National Center for Health Statistics. Tenney J, White K, Williamson J, Cypress BK. National Ambulatory Medical Care Survey, background and methodology, United States 1967–72. Vital and Health Statistics. Series 2, No. 61. DHEW Pub. No. 74-1335. Health Resources Administration. Washington, DC: U.S. Government Printing Office, December 1978.

    Google Scholar 

  5. 5.

    Drossman DA, Sandler RS, McKee DC, Lovitz AJ. Bowel patterns among subjects not secking health care: use of a questionnaire to identify a population with bowel dysfunction. Gastroenterology 1982;83:529–34.

    PubMed  CAS  Google Scholar 

  6. 6.

    Sandler RS, Drossman DA. Bowel habits in young adults not seeking health care. Dig Dis Sci 1987;32:841–5.

    PubMed  Article  CAS  Google Scholar 

  7. 7.

    Rendtorff RC, Kashgarian M. Stool patterns of healthy adult males. Dis Colon Rectum 1967;10:222–8.

    PubMed  CAS  Google Scholar 

  8. 8.

    Mendeloff AI. Epidemiology of functional gastrointestinal disorders. In: Chey WY, ed. Functional disorders of the digestive tract. New York: Raven Press, 1983:13–9.

    Google Scholar 

  9. 9.

    National Center for Health Statistics, Wilson RW. Prevalence of selected chronic digestive conditions, United States, July–December 1968. Vital and Health Statistics. Series 10, No. 83. DHEW Pub. No. (HRA) 74-1510. Public Health Service. Washington, DC: U.S. Government Printing Office, September 1973.

    Google Scholar 

  10. 10.

    National Center for Health Statistics. Drury TF, Howie LJ. Prevalence of selected chronic digestive conditions, United States, 1975. Vital and Health Statistics. Series 10, No. 123. DHEW Pub. No. (PHS) 79-1558. Public Health Service. Washington, DC: U.S. Government Printing Office, July 1979.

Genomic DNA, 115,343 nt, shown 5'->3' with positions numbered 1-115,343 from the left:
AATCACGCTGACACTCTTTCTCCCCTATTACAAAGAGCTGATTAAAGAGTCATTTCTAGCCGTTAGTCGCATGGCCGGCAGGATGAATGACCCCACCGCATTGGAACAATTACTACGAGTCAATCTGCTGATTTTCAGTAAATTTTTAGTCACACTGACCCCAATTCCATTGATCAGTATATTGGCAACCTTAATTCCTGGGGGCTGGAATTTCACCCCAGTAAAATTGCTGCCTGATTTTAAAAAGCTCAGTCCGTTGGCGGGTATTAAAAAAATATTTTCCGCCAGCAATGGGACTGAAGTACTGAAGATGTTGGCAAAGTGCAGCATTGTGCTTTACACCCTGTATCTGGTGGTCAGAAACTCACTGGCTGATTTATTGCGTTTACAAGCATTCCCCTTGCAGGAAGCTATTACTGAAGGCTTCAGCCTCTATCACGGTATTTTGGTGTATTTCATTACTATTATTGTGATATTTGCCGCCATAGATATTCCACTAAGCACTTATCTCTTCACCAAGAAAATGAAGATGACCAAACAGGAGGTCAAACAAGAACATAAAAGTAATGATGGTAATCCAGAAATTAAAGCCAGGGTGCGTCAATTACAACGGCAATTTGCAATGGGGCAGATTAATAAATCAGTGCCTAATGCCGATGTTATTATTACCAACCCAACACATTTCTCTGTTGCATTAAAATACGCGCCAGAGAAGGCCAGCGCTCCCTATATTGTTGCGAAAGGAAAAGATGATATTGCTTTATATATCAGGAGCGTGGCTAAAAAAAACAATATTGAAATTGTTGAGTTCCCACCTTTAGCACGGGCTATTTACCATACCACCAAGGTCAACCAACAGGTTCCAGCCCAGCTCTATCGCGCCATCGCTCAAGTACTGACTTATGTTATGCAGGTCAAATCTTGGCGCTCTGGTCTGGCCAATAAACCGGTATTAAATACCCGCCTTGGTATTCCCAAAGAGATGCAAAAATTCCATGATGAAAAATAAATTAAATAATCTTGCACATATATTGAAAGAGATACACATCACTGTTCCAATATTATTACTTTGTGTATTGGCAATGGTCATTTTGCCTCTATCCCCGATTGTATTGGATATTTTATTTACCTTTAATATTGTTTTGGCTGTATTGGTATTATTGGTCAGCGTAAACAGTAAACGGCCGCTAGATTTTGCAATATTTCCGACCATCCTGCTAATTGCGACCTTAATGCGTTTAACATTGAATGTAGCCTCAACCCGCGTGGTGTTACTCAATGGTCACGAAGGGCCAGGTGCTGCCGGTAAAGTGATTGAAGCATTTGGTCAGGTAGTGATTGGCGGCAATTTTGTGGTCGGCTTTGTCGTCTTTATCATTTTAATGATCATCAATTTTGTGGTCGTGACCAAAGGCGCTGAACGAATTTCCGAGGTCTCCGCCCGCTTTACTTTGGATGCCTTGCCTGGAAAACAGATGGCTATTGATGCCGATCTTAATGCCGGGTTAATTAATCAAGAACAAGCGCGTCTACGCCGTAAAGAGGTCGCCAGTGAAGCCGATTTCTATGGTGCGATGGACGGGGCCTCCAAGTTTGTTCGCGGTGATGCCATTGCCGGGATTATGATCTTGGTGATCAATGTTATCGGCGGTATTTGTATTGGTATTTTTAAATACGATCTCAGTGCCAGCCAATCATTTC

Google Scholar 

  11. 11.

    National Center for Health Statistics. Collins JG. Prevalence of selected chronic conditions, United States, 1979–81. Vital and Health Statistics. Series 10, No. 155. DHHS, Pub. No. (PHS) 86-1582. Public Health Service. Washington, DC: U.S. Government Printing Office, July 1986.

    Google Scholar 

  12. 12.

    National Center for Health Statistics. Current estimates from the National Health Interview Survey: United States, 1983. Vital and Health Statistics. Series 10, No. 154. DHHS Pub. No. (PHS) 86-1578. Public Health Service. Washington, DC: U.S. Government Printing Office, September 1985.

    Google Scholar 

  13. 13.

    National Center for Health Statistics. Current estimates from the National Health Interview Survey: United States, 1983. Vital and Health Statistics. Series 10, No. 154. DHHS Pub. No. (PHS) 86-1582. Public Health Service. Washington, DC: U.S. Government Printing Office, June 1986.

    Google Scholar 

  14. 14.

    National Center for Health Statistics. Current estimates from the National Health Interview Survey: United States, 1984. Vital and Health Statistics. Series 10, No. 156. DHHS Pub. No. (PHS) 86-1584. Public Health Service. Washington, DC: U.S. Government Printing Office, July 1986.